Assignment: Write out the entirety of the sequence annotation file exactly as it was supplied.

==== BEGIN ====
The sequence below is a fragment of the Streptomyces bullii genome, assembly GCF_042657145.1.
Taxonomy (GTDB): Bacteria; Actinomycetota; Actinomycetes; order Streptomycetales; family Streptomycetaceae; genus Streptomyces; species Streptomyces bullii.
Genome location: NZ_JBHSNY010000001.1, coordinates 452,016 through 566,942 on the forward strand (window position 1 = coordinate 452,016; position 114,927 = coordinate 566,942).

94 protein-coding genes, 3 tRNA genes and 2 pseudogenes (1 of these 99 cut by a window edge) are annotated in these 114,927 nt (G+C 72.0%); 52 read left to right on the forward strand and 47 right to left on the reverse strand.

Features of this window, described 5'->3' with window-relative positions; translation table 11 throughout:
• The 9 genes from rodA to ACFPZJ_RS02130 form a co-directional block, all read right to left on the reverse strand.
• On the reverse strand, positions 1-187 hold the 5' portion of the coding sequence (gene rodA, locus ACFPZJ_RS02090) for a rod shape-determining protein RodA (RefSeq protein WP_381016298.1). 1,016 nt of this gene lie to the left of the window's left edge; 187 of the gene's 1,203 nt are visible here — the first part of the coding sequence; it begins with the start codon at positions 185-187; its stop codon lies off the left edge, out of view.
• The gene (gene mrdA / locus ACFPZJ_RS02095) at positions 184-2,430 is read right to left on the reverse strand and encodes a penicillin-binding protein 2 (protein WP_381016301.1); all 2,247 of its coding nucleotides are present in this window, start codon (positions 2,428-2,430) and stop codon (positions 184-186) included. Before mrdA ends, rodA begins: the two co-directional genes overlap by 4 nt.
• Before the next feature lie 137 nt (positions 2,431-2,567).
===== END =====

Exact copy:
The sequence below is a fragment of the Streptomyces bullii genome, assembly GCF_042657145.1.
Taxonomy (GTDB): Bacteria; Actinomycetota; Actinomycetes; order Streptomycetales; family Streptomycetaceae; genus Streptomyces; species Streptomyces bullii.
Genome location: NZ_JBHSNY010000001.1, coordinates 452,016 through 566,942 on the forward strand (window position 1 = coordinate 452,016; position 114,927 = coordinate 566,942).

94 protein-coding genes, 3 tRNA genes and 2 pseudogenes (1 of these 99 cut by a window edge) are annotated in these 114,927 nt (G+C 72.0%); 52 read left to right on the forward strand and 47 right to left on the reverse strand.

Features of this window, described 5'->3' with window-relative positions; translation table 11 throughout:
• The 9 genes from rodA to ACFPZJ_RS02130 form a co-directional block, all read right to left on the reverse strand.
• On the reverse strand, positions 1-187 hold the 5' portion of the coding sequence (gene rodA, locus ACFPZJ_RS02090) for a rod shape-determining protein RodA (RefSeq protein WP_381016298.1). 1,016 nt of this gene lie to the left of the window's left edge; 187 of the gene's 1,203 nt are visible here — the first part of the coding sequence; it begins with the start codon at positions 185-187; its stop codon lies off the left edge, out of view.
• The gene (gene mrdA / locus ACFPZJ_RS02095) at positions 184-2,430 is read right to left on the reverse strand and encodes a penicillin-binding protein 2 (protein WP_381016301.1); all 2,247 of its coding nucleotides are present in this window, start codon (positions 2,428-2,430) and stop codon (positions 184-186) included. Before mrdA ends, rodA begins: the two co-directional genes overlap by 4 nt.
• Before the next feature lie 137 nt (positions 2,431-2,567).